ISU defense prepares for two-quarterback Cowboy offense


Brian Achenbach/Iowa State Daily

OSU senior quarterback Clint Chelf scrambles for a first down during Oklahoma State’s 58-27 win over Iowa State on Saturday, Oct. 26, at Jack Trice Stadium. Chelf had 92 yards on the ground on nine carries.

Luke Manderfeld

The ISU defense has faced several offensive variations this season, most of which are the highly ranked Big 12 offenses. The Cyclones have faced a pass-heavy attack in Baylor, a run-heavy team in Texas and an “air it out” offense in Texas Tech.

But what Iowa State (3-6, 2-4 Big 12) hasn’t faced yet this season is two different offenses and schemes from one team. 

When Oklahoma State (9-0, 6-0 Big 12) travels to Ames this weekend for a 2:30 p.m. kickoff, it will bring with it a couple of quarterbacks — Mason Rudolph and J.W. Walsh — who both have different skill sets and play different packages. 

That poses a tough challenge for the Cyclones, as they have had to prepare for two completely different offenses and schemes.

“They’re different,” said ISU coach Paul Rhoads. “This isn’t that a [quarterback is] hurt, and you’re preparing for another quarterback. This is different. Their package is different when [their quarterbacks] are on the field.”

Rhoads compared Oklahoma State’s system to Iowa State’s earlier this season. Now-starting quarterback Joel Lanning jumped into a wildcat formation, while quarterback Sam Richardson ran most of the offense. 

Rudolph, the Cowboys’ starting quarterback and the one who sees the most field time, has been the primary passer in the offense, and he’s had success in that role so far this season.

His 2,834 passing yards ranks 14th in the nation, and he does it while completing 64-plus percent of his passes, going 195-for-304. He isn’t one to turn the ball over much either, throwing only eight interceptions against his 17 touchdown passes.

Walsh has similar success but on the ground. Primarily playing in a wildcat formation, Walsh has gained 198 yards on 38 carries, an average of 5.4 yards per carry. He leads the Cowboys in rushing touchdowns as well, tallying eight in nine games.

But that isn’t to say Walsh can’t pass in Oklahoma State’s regular offense. Walsh is 20-for-26 passing this season for 319 yards and nine touchdowns. He’s been known to run some trick plays as well.

“[Walsh is] capable of going in there and running their base offense also,” said ISU defensive coordinator Wally Burnham. “Is he in there to run the wildcat plays or is he out there to run regular plays? So we’ve had to prepare two ways this week.”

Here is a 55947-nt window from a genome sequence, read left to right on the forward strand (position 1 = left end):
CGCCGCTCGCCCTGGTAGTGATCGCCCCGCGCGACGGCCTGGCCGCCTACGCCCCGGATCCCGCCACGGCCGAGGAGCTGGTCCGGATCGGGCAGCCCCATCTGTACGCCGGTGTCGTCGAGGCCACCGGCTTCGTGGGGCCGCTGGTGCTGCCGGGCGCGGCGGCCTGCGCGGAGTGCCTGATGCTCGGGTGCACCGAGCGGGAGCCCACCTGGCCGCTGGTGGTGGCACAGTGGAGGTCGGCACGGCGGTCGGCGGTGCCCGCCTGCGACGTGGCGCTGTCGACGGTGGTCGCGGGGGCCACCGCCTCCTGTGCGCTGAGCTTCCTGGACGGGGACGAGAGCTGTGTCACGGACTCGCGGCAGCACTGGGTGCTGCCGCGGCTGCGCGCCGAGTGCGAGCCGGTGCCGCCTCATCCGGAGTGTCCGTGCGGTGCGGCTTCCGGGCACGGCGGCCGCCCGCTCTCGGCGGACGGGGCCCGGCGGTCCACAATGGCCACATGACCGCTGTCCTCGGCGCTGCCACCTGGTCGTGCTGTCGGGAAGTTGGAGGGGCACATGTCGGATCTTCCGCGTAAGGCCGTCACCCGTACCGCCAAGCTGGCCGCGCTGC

What the Cyclones have prepared for in practice this week is how to tell which quarterback is on the field. In a game of this magnitude with the crowd roaring, it can be easy to lose sight of who’s in at the quarterback position.

Burnham said the defense has a call to signify when Walsh is on the field. But even then, the defense needs to make sure it can focus on its preparation. 

“It’s got to be a mental switch when you’re on the field,” Rhoads said. “But you’ve got to spend hours preparing them on scout team for that personnel package.”

Iowa State implemented the two-quarterback system into its scout team this week in practice to try and simulate game situations.

Running back Nick Leach acted as Walsh on the scout team. Leach, a sophomore, gave the Cyclones a better look than other quarterbacks on the scout team at what Walsh will do Saturday

The ISU defense has prepared to stop the run when Walsh is in the game because of the extensive practice. Theother trouble with him, though, is that he can spearhead a trick play or a downfield pass that can throw off the defense and lead to big yardage. 

“One quarterback is going to run, it’s pretty obvious,” said linebacker Jordan Harris. “But we know they’ll try to get a trick play or something, so we’ll keep our eyes out for that.”

But what really makes the system effective for Oklahoma State is the athletes behind it. That success will be something the Cyclones will attempt to stop at Jack Trice Stadium on Saturday. 

“They’re a good football team, so when you’ve got a certain number of individuals, you can have success with it, and it’s a good system,” Rhoads said.